When choosing what to knit and what to knit with (or lets be honest what-yarn-to-buy-never-mind-what-I-shall-knit-with-it) it's all about superlatives - gorgeous, beautiful, soft, fluffy, intense, rich, jewelled. Then there is beaded, indy-dyed (and spun) BFL*, alpaca, silk and simple good merino.  Buying yarn is a little like buying sweets or cake - I have a tendency to go for the bright and fancy with lashings of cream.  Patterns are no different - I go for the frills and furbelows. It's my undoing... It's The Problem

Yet if I go to a shop to buy ready made, restrained is my watchword.  I look for elegant lines, cool neutral colours, natural fibres and most definitely no fancy trimmings.  No wonder sometimes I finish something with a big fanfare and much rejoicing only for it to come out very rarely as once more I pull on my old fine cashmere crew necked sweater. Or cotton knits in cream and grey

And so it was that last week  I ripped out my Araucania, marmalade** coloured jacket with its contrasting garter stitched stripes in a slightly different weight and colour yarn, the peplum and the planned button band made of applied i-cord.  The colour is fab, all the colours of  Seville orange deliciousness; the yarn a beautiful blend of hand finished fibres but why was I tempted to embellish?

There's another connection with marmalade as well as colour.  Have you seen how many ways there are to mess with the original, simple stuff made of oranges, sugar and water?  You can buy it with added whiskey, spices, nuts - even marmalade made without oranges!!  But the best way is surely plain and simple, just as with this yarn.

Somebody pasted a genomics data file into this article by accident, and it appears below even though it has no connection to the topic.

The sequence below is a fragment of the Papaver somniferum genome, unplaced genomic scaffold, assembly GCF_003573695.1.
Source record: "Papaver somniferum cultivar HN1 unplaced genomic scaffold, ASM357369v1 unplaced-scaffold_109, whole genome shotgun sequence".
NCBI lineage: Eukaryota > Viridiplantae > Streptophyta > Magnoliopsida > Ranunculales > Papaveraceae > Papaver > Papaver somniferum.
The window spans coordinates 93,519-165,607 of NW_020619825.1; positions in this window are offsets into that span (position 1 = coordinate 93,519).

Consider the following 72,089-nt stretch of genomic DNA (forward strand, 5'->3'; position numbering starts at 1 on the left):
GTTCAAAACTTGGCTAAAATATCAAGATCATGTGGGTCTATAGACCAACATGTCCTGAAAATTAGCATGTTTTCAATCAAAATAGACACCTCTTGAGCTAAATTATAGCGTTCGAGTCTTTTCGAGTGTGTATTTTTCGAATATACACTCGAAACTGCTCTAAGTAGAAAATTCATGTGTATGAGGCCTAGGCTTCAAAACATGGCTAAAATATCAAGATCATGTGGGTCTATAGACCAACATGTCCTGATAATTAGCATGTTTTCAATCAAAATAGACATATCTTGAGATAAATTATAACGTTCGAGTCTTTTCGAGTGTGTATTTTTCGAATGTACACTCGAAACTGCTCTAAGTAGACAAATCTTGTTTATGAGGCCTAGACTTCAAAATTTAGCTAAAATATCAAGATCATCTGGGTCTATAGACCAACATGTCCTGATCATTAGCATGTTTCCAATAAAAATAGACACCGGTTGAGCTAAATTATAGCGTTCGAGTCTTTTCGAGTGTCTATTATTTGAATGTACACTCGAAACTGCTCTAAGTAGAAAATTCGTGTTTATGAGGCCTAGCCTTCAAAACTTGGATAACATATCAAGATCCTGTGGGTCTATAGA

And so I have reined in my imagination and chosen a simple sweater pattern with a shawl collar.   I am not absolutely sure I shall have enough yarn so I began with the sleeves and will knit the body in the round up to the armholes so if necessary I can make it a little bit shorter.

 And so the Araucania is sorted, that just leaves the multi-coloured, multi-textured stash (some with beads) much of it in very small amounts - there might be a lot of hats and scarves (and several pairs of socks!)



(I bought this today, isn't it pretty?)

*BFL - Blue Faced Leicester, a breed of sheep whose fleece spins into the perfect knitters yarn
** Marmalade - after last week's blog a twitter friend @KismetIslander suggested one could not combine Marmalade and knitting.  Ho Hum... 

Monday, 14 January 2013

The Golden Ellixir

My father has been complaining about his aches and pains a lot recently, he's never been quite the same since he took a tumble playing badminton (he never should have run backwards reaching for that shot)  Of course it's hardly unusual to fall playing energetic sports but a little more out of the ordinary if you are 87!

Over the AP's Christmas stay JTH came to the conclusion that contrary to appearances my father does not owe his general rude health to badminton but to marmalade.  Lashings of it, only ever home-made, three heaped spoonfuls on one small piece of toast and licking the spoon afterwards.  As the AP returned home after his Christmas visit carrying the remaining four jars of last year's stock, it is fortunate that Seville oranges made their brief annual appearance in my local green grocers last week.

So yesterday was spend squeezing

...slicing (only minor damage to knuckles)

...and boiling for what seemed like hours

gleaming jars warming in the oven

Aaand the stock is replenished

I just need to get some labelling done